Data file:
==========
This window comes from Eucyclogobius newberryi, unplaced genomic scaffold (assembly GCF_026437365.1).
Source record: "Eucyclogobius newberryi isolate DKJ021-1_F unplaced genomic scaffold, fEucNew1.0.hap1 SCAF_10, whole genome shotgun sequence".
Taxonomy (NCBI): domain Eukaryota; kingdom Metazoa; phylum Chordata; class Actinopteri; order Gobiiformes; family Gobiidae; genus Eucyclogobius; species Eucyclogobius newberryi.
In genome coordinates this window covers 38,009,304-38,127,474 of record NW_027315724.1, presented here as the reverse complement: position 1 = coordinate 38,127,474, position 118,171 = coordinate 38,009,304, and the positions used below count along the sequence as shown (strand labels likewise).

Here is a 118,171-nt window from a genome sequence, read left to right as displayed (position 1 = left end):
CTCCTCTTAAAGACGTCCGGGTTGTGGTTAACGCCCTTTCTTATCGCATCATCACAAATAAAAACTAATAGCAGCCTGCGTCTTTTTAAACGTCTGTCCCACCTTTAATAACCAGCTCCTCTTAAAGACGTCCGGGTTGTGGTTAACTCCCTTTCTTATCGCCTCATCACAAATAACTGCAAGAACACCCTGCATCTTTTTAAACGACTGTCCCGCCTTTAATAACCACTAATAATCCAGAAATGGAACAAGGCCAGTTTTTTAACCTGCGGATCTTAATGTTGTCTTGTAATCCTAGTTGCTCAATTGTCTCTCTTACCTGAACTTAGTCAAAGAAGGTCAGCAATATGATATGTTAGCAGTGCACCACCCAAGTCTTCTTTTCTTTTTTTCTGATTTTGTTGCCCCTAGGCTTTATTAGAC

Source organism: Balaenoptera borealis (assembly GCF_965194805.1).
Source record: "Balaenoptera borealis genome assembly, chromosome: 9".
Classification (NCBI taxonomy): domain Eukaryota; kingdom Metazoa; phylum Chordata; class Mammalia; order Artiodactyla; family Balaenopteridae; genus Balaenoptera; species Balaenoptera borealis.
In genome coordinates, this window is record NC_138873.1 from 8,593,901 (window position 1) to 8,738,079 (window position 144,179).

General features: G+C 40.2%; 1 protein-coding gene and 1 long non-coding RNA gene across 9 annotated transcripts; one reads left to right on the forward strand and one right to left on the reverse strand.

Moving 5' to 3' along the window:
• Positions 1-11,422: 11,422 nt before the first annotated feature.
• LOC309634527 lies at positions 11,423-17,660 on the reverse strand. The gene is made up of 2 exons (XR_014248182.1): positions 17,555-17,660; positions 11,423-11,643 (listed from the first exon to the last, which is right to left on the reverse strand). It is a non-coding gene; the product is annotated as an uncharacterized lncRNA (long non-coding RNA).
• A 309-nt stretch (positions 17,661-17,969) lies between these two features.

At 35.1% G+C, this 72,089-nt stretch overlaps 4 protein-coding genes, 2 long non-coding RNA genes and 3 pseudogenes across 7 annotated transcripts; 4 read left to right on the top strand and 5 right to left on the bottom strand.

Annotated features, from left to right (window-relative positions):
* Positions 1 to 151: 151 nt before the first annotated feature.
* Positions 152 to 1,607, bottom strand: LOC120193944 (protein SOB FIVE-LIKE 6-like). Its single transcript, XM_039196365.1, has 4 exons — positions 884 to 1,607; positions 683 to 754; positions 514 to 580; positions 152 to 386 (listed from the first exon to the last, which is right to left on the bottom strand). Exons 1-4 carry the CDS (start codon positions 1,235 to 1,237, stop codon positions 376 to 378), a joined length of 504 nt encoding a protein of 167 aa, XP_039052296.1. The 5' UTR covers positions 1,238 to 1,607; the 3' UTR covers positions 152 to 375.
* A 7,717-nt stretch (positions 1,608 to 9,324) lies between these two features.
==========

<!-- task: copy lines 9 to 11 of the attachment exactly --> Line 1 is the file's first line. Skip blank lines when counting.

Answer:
Classification (NCBI taxonomy): domain Eukaryota; kingdom Metazoa; phylum Chordata; class Mammalia; order Artiodactyla; family Balaenopteridae; genus Balaenoptera; species Balaenoptera borealis.
In genome coordinates, this window is record NC_138873.1 from 8,593,901 (window position 1) to 8,738,079 (window position 144,179).

General features: G+C 40.2%; 1 protein-coding gene and 1 long non-coding RNA gene across 9 annotated transcripts; one reads left to right on the forward strand and one right to left on the reverse strand.